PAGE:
Have probably held a higher position than the one they are applying for

This is perhaps the most glaring sign that a candidate is overqualified for a role. If a candidate has ever held a position previously that is significantly higher than what they are applying for, they are overqualified.

Instead, they should be getting jobs in managerial positions. This shows that the talent would be wasted in a subdued role. The best thing employers can do in these situations is to create a higher role for such candidates.


What you might like about hiring an overqualified candidate

Their experience will elevate their colleagues.

One of the perks of having a “rockstar” candidate is that they make others around them better. Their way of doing things will rub off on their peers sooner than later. Others begin to take some tips from such candidates which could make a lot of difference. Employers could take advantage of this by allowing overqualified candidates to train fresh candidates in the company.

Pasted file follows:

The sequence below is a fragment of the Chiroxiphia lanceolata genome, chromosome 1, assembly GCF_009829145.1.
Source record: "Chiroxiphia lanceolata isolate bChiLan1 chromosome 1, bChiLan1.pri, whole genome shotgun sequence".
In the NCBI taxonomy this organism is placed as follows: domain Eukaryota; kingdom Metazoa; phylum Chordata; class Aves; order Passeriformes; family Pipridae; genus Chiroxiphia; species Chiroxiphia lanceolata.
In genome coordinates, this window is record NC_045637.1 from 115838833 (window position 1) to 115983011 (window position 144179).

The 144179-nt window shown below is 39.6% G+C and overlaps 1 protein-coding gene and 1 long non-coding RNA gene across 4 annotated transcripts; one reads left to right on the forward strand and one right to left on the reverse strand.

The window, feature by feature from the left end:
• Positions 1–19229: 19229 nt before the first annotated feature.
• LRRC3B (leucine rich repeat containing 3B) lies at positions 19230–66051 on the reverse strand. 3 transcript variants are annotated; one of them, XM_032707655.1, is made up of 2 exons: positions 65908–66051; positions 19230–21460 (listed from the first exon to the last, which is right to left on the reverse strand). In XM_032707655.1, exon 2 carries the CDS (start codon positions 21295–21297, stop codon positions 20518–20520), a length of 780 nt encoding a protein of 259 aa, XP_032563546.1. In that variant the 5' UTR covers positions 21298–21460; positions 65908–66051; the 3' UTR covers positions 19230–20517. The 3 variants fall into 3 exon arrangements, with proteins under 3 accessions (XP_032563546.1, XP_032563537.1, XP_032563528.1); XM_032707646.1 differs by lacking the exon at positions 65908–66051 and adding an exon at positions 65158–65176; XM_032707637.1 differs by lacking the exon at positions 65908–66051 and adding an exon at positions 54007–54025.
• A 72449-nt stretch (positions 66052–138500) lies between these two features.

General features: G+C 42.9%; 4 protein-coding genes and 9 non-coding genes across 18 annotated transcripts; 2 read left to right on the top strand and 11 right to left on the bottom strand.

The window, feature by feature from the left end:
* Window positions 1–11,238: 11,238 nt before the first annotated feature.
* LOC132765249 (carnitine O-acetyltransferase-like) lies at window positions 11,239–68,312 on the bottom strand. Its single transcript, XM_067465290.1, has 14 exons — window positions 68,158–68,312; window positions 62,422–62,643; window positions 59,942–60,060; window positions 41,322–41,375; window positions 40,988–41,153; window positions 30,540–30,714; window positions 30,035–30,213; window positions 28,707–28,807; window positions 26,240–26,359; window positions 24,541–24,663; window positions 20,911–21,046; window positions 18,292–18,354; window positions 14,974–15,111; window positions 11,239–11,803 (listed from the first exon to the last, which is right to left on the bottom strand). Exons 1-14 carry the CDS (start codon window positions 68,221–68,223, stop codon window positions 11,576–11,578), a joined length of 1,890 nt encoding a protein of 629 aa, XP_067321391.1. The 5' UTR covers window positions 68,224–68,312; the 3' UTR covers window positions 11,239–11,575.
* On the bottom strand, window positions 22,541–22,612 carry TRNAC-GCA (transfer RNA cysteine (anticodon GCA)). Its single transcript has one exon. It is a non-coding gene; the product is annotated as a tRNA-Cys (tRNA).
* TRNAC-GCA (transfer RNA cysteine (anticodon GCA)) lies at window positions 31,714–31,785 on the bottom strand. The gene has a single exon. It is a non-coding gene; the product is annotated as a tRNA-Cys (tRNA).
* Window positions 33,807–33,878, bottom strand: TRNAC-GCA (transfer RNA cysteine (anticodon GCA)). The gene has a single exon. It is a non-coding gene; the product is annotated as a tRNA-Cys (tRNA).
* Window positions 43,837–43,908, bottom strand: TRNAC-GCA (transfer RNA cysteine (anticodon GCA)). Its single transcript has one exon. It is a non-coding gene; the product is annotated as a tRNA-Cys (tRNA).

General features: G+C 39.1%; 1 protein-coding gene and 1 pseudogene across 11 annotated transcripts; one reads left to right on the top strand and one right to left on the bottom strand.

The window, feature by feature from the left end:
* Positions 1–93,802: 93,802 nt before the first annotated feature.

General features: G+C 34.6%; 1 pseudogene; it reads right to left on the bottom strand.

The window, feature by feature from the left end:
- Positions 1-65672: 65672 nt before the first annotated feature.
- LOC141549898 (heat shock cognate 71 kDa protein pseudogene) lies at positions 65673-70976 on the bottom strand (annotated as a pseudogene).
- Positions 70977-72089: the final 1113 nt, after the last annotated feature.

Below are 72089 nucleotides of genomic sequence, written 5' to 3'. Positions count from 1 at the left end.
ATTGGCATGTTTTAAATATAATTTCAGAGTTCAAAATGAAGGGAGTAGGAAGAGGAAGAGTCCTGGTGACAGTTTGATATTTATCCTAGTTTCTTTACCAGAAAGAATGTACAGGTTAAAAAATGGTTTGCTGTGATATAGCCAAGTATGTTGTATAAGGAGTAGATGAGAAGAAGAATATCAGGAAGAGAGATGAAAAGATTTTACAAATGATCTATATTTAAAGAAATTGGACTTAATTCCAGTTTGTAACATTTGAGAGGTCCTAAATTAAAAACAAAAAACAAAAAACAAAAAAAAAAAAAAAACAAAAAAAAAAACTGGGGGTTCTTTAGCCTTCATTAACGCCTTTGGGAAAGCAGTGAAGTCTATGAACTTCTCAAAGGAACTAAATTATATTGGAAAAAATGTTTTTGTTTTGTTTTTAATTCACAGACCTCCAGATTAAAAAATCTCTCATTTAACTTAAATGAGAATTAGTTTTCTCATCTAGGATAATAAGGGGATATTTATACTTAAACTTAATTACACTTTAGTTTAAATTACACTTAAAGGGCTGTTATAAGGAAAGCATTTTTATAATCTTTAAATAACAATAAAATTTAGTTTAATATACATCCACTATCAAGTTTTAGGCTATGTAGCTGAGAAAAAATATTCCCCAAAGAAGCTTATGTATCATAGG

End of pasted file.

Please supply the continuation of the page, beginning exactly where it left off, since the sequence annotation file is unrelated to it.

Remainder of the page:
You are paying less for more

Hiring an overqualified candidate is nothing short of a bargain. They give an organization more value-added services for less. Not all overqualified candidates demand a huge salary- some humble ones are grateful to work with you. The best part is when they can do more than one person’s job with ease due to their vast skills.

They can use their exposure and connections to your advantage.

When a candidate is overqualified, their huge experience brings more advantages to their new employers. Many overqualified candidates have experience in many organizations and are acquainted with influential people. These candidates will use their connections and influences for the good of any organization that hires them next.

For example, when a successful professional leaves an organization with the big-name clients they took there, their new employers inherit them. This means that your business will be introduced to more opportunities. Thanks to your overqualified candidates.


What you might not like about hiring an overqualified candidate